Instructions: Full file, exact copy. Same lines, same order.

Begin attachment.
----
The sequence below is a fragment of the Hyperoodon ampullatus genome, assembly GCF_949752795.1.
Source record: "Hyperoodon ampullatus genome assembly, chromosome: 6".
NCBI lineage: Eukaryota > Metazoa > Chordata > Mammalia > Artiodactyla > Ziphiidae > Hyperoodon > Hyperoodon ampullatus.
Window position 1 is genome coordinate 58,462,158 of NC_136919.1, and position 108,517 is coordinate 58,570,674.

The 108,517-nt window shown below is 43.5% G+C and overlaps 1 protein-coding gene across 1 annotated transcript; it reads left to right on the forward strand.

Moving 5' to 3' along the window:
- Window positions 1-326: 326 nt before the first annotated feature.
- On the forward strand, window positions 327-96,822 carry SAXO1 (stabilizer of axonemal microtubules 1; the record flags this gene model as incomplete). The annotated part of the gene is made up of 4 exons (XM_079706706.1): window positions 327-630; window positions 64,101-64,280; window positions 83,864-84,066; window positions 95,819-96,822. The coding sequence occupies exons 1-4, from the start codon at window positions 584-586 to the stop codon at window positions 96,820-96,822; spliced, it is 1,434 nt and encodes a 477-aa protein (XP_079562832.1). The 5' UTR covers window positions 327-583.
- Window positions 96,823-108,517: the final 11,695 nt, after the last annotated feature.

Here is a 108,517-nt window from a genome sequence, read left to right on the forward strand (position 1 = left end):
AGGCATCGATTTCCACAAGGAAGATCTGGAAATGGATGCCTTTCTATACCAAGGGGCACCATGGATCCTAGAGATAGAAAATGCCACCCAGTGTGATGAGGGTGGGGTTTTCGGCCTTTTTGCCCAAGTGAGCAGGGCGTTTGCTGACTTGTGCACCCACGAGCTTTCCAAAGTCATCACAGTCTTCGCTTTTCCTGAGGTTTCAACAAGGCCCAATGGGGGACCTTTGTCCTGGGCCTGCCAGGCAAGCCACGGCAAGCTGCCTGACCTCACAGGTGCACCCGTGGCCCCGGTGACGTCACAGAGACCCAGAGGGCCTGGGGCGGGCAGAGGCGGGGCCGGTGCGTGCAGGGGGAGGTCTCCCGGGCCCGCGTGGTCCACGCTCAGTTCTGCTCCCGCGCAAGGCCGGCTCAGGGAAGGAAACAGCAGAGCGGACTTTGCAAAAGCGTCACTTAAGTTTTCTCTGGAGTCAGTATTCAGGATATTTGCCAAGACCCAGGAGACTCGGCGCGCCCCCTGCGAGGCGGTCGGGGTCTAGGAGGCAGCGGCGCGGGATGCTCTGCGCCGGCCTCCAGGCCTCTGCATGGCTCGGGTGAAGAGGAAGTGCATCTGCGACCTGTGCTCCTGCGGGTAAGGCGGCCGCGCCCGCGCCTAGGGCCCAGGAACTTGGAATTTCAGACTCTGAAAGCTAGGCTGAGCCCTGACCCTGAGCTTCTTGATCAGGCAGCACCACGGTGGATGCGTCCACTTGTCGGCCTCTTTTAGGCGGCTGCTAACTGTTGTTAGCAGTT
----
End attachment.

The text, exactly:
The sequence below is a fragment of the Hyperoodon ampullatus genome, assembly GCF_949752795.1.
Source record: "Hyperoodon ampullatus genome assembly, chromosome: 6".
NCBI lineage: Eukaryota > Metazoa > Chordata > Mammalia > Artiodactyla > Ziphiidae > Hyperoodon > Hyperoodon ampullatus.
Window position 1 is genome coordinate 58,462,158 of NC_136919.1, and position 108,517 is coordinate 58,570,674.

The 108,517-nt window shown below is 43.5% G+C and overlaps 1 protein-coding gene across 1 annotated transcript; it reads left to right on the forward strand.

Moving 5' to 3' along the window:
- Window positions 1-326: 326 nt before the first annotated feature.
- On the forward strand, window positions 327-96,822 carry SAXO1 (stabilizer of axonemal microtubules 1; the record flags this gene model as incomplete). The annotated part of the gene is made up of 4 exons (XM_079706706.1): window positions 327-630; window positions 64,101-64,280; window positions 83,864-84,066; window positions 95,819-96,822. The coding sequence occupies exons 1-4, from the start codon at window positions 584-586 to the stop codon at window positions 96,820-96,822; spliced, it is 1,434 nt and encodes a 477-aa protein (XP_079562832.1). The 5' UTR covers window positions 327-583.
- Window positions 96,823-108,517: the final 11,695 nt, after the last annotated feature.

Here is a 108,517-nt window from a genome sequence, read left to right on the forward strand (position 1 = left end):
AGGCATCGATTTCCACAAGGAAGATCTGGAAATGGATGCCTTTCTATACCAAGGGGCACCATGGATCCTAGAGATAGAAAATGCCACCCAGTGTGATGAGGGTGGGGTTTTCGGCCTTTTTGCCCAAGTGAGCAGGGCGTTTGCTGACTTGTGCACCCACGAGCTTTCCAAAGTCATCACAGTCTTCGCTTTTCCTGAGGTTTCAACAAGGCCCAATGGGGGACCTTTGTCCTGGGCCTGCCAGGCAAGCCACGGCAAGCTGCCTGACCTCACAGGTGCACCCGTGGCCCCGGTGACGTCACAGAGACCCAGAGGGCCTGGGGCGGGCAGAGGCGGGGCCGGTGCGTGCAGGGGGAGGTCTCCCGGGCCCGCGTGGTCCACGCTCAGTTCTGCTCCCGCGCAAGGCCGGCTCAGGGAAGGAAACAGCAGAGCGGACTTTGCAAAAGCGTCACTTAAGTTTTCTCTGGAGTCAGTATTCAGGATATTTGCCAAGACCCAGGAGACTCGGCGCGCCCCCTGCGAGGCGGTCGGGGTCTAGGAGGCAGCGGCGCGGGATGCTCTGCGCCGGCCTCCAGGCCTCTGCATGGCTCGGGTGAAGAGGAAGTGCATCTGCGACCTGTGCTCCTGCGGGTAAGGCGGCCGCGCCCGCGCCTAGGGCCCAGGAACTTGGAATTTCAGACTCTGAAAGCTAGGCTGAGCCCTGACCCTGAGCTTCTTGATCAGGCAGCACCACGGTGGATGCGTCCACTTGTCGGCCTCTTTTAGGCGGCTGCTAACTGTTGTTAGCAGTT